In normotensive volunteers who habitually smoked more than 20 cigarettes a day, 1-h beat-to-beat blood pressure recordings were taken. Measurements were made using a non-invasive finger device when the subjects were not smoking (1h, control) and during an hour in which the subjects were asked to smoke four cigarettes, one every 15 min. The first cigarette smoked produced a marked increase in systolic and diastolic blood pressures and the heart rate. The peak blood pressure and heart rate values observed for the first cigarette did not change when the remaining three cigarettes were smoked, indicating that the responses were neither attenuated nor increased by repeated smoking. However, after each cigarette, the pre-smoking values did not return to baseline, but were successively greater for the second, third and fourth cigarettes, indicating that blood pressure and the heart rate undergo a persistent increase during smoking. Compared with the hour-long non-smoking period, mean values over the smoking period were 18.8%, 14.0% and 29.7% higher for systolic and diastolic blood pressure and the heart rate, respectively. Cigarette smoking also increased the blood pressure and heart rate standard deviations around the mean, thereby increasing the variability. The effects of atenolol and doxazosin on the blood pressure and heart rate responses to smoking were investigated in two placebo-controlled, single-blind, randomly allocated, crossover studies. Compared with placebo, atenolol (50-100 mg given once a day four 4 days) significantly attenuated the smoking-induced increase in the heart rate but not the increase in systoloc or diastolic blood pressure. With doxazosin (2-4 mg for 4 days), mean systolic and diastolic blood pressures were significantly lower than with placebo during the hour-long smoking period, the pressor responses being reduced by 59.8% (systolic) and 43.9% (diastolic). During the smoking period there was no significant difference in the heart rate between doxazosin and placebo. Thus, the selective α1 inhibitor, doxazosin, attenuated the persistent increase in blood pressure induced by repeated smoking, its effects being more evident than that of atenolol.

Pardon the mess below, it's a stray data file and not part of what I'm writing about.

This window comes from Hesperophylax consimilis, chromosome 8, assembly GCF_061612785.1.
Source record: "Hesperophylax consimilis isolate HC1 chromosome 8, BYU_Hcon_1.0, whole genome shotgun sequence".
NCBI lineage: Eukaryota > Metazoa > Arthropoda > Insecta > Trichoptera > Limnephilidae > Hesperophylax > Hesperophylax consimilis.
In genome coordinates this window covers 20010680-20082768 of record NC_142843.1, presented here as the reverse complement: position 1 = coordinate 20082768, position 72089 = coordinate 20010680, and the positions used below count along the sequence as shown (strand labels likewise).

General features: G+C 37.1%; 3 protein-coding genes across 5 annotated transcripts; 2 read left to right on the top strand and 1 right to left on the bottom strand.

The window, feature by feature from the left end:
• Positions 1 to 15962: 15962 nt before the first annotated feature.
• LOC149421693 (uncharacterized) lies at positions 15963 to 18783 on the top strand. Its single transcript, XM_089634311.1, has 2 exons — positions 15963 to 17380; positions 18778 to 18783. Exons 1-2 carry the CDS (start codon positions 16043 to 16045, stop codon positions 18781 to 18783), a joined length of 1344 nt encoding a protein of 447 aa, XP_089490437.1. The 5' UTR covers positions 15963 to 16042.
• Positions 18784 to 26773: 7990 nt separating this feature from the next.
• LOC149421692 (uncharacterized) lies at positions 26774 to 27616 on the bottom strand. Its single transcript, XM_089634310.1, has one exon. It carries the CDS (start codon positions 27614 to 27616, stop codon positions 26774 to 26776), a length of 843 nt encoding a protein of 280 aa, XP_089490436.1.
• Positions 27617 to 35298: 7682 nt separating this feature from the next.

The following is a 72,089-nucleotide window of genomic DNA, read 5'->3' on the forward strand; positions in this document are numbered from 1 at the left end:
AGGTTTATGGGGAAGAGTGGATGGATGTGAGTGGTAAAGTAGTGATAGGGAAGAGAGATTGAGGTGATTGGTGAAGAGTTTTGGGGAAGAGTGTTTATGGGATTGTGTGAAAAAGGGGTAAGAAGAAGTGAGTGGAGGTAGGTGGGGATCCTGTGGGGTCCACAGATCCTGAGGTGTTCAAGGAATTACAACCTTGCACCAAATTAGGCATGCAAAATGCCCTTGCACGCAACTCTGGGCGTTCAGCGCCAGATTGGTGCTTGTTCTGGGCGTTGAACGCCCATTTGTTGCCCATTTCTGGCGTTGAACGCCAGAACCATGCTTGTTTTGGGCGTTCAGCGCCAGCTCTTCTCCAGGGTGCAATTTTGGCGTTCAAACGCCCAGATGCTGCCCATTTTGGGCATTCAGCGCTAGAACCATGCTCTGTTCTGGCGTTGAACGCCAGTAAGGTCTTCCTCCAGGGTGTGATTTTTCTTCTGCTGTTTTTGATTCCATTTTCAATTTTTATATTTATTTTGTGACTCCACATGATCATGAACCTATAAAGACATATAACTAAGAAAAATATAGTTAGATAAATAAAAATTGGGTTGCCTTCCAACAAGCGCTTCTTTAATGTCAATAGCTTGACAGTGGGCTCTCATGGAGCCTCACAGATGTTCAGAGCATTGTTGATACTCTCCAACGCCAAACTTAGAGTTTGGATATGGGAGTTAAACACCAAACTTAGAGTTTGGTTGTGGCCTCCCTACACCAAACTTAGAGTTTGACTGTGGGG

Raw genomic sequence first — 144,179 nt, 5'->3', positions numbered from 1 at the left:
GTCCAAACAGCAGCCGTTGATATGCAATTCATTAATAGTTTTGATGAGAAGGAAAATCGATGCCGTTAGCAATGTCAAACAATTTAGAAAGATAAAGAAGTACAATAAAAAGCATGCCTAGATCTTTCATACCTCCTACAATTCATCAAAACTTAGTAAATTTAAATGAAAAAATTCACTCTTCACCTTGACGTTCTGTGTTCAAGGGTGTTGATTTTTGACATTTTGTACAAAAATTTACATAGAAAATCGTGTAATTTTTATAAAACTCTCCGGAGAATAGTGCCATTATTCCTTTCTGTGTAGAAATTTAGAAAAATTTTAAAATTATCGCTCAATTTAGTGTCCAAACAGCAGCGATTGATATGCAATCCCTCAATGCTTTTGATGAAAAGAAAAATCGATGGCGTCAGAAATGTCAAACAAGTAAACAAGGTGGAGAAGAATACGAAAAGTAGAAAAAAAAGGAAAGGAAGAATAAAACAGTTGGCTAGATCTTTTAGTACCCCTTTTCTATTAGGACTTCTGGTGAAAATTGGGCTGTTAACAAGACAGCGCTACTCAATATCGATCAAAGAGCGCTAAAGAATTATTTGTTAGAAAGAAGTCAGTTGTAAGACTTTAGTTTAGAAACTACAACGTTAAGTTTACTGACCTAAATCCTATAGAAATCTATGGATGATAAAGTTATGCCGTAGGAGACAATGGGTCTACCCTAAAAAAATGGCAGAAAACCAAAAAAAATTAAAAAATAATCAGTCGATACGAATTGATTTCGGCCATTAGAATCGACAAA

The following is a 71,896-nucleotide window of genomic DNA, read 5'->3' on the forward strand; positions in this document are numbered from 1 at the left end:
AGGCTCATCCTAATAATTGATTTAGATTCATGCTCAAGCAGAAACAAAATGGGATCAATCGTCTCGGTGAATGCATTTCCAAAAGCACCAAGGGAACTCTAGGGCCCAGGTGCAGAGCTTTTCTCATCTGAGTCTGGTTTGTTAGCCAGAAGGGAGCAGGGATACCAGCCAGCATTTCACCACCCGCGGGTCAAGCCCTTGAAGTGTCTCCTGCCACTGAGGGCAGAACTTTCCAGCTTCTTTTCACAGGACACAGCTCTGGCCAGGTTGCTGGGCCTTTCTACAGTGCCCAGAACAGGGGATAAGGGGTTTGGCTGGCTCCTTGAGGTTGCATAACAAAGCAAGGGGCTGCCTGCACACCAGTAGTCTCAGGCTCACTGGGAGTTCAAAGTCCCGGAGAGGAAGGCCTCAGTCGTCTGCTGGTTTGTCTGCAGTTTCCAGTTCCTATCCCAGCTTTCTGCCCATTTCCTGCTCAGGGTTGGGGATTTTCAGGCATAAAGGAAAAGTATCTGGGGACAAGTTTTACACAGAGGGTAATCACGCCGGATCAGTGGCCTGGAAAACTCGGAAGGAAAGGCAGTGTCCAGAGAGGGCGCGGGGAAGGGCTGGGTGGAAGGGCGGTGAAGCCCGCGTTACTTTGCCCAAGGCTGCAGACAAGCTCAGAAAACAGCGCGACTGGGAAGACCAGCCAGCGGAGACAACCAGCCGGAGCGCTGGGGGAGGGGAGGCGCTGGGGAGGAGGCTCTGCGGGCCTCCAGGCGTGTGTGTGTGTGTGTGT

|Journal||Journal of Hypertension|
|Issue number||SUPPL. 5|
|Publication status||Published - 1990|
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